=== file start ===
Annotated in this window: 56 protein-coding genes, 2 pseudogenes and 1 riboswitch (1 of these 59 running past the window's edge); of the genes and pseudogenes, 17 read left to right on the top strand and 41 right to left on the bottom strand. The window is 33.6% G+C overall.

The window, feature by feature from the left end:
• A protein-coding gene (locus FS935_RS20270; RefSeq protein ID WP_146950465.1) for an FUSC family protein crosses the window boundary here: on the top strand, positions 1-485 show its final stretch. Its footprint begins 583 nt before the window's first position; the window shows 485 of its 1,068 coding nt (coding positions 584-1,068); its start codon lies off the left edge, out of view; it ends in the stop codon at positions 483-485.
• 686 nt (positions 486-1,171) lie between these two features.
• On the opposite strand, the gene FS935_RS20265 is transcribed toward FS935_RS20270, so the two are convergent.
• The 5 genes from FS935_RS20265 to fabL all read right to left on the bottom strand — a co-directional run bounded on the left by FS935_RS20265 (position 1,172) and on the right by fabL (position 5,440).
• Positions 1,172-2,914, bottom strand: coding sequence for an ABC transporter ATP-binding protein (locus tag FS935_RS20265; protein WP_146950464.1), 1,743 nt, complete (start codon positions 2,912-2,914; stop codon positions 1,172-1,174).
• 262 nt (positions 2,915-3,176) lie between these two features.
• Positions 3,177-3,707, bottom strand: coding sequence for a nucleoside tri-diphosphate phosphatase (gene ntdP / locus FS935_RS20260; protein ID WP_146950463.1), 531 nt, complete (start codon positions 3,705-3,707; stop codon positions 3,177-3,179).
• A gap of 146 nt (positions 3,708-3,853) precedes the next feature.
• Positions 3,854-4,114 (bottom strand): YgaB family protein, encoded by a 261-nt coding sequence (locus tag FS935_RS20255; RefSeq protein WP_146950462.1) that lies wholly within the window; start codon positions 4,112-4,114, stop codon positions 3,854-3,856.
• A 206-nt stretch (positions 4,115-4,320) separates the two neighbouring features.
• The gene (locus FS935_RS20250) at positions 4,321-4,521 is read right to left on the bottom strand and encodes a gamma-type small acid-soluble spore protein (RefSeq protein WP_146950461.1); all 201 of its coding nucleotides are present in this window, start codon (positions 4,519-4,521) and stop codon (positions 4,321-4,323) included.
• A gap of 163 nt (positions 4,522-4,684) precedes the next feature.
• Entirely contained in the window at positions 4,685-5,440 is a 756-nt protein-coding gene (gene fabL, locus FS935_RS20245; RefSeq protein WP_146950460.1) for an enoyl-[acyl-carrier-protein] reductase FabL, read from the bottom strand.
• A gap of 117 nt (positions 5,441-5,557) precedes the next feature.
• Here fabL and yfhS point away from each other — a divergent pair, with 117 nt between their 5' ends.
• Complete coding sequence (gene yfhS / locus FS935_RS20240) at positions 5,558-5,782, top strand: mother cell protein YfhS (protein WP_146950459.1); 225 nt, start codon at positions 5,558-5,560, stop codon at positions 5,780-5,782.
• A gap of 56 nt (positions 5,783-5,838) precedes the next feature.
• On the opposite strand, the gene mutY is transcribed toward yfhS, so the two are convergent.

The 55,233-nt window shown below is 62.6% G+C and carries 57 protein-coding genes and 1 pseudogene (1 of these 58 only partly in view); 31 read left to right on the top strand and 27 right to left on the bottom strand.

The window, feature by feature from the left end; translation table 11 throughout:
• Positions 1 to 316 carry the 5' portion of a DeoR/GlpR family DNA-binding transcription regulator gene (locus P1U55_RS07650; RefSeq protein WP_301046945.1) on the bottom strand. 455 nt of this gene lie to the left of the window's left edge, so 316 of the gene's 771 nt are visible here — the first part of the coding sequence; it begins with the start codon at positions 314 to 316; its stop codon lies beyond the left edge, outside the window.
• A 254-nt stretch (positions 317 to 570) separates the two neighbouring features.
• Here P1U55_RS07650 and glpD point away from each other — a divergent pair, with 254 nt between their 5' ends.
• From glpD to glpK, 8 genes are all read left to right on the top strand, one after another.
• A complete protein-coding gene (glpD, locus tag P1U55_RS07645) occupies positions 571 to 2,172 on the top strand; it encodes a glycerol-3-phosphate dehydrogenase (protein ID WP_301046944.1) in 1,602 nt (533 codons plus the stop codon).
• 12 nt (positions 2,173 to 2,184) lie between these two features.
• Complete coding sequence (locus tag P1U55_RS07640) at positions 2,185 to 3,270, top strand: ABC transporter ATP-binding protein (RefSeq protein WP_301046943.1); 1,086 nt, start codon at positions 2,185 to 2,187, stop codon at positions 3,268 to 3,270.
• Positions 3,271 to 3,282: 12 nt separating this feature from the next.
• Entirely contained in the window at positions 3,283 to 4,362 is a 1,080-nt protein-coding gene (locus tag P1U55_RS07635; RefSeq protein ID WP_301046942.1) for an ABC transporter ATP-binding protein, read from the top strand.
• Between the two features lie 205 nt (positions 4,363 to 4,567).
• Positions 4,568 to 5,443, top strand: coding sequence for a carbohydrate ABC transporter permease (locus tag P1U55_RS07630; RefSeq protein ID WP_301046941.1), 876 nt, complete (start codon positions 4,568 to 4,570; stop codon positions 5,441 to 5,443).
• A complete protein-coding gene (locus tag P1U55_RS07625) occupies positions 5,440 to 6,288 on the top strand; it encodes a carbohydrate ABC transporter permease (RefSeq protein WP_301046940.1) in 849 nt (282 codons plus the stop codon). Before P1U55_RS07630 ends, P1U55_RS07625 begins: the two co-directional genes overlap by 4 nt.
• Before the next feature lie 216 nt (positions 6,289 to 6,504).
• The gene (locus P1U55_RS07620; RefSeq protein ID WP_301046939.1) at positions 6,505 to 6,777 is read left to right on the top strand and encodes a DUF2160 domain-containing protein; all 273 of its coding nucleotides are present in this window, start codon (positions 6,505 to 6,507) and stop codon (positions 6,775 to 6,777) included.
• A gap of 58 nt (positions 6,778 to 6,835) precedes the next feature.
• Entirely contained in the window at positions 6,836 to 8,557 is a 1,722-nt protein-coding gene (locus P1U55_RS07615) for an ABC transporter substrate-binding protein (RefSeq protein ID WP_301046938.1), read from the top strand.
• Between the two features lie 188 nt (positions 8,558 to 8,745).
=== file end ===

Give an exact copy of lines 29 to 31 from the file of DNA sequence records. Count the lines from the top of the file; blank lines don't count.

• Complete coding sequence (locus tag P1U55_RS07640) at positions 2,185 to 3,270, top strand: ABC transporter ATP-binding protein (RefSeq protein WP_301046943.1); 1,086 nt, start codon at positions 2,185 to 2,187, stop codon at positions 3,268 to 3,270.
• Positions 3,271 to 3,282: 12 nt separating this feature from the next.
• Entirely contained in the window at positions 3,283 to 4,362 is a 1,080-nt protein-coding gene (locus tag P1U55_RS07635; RefSeq protein ID WP_301046942.1) for an ABC transporter ATP-binding protein, read from the top strand.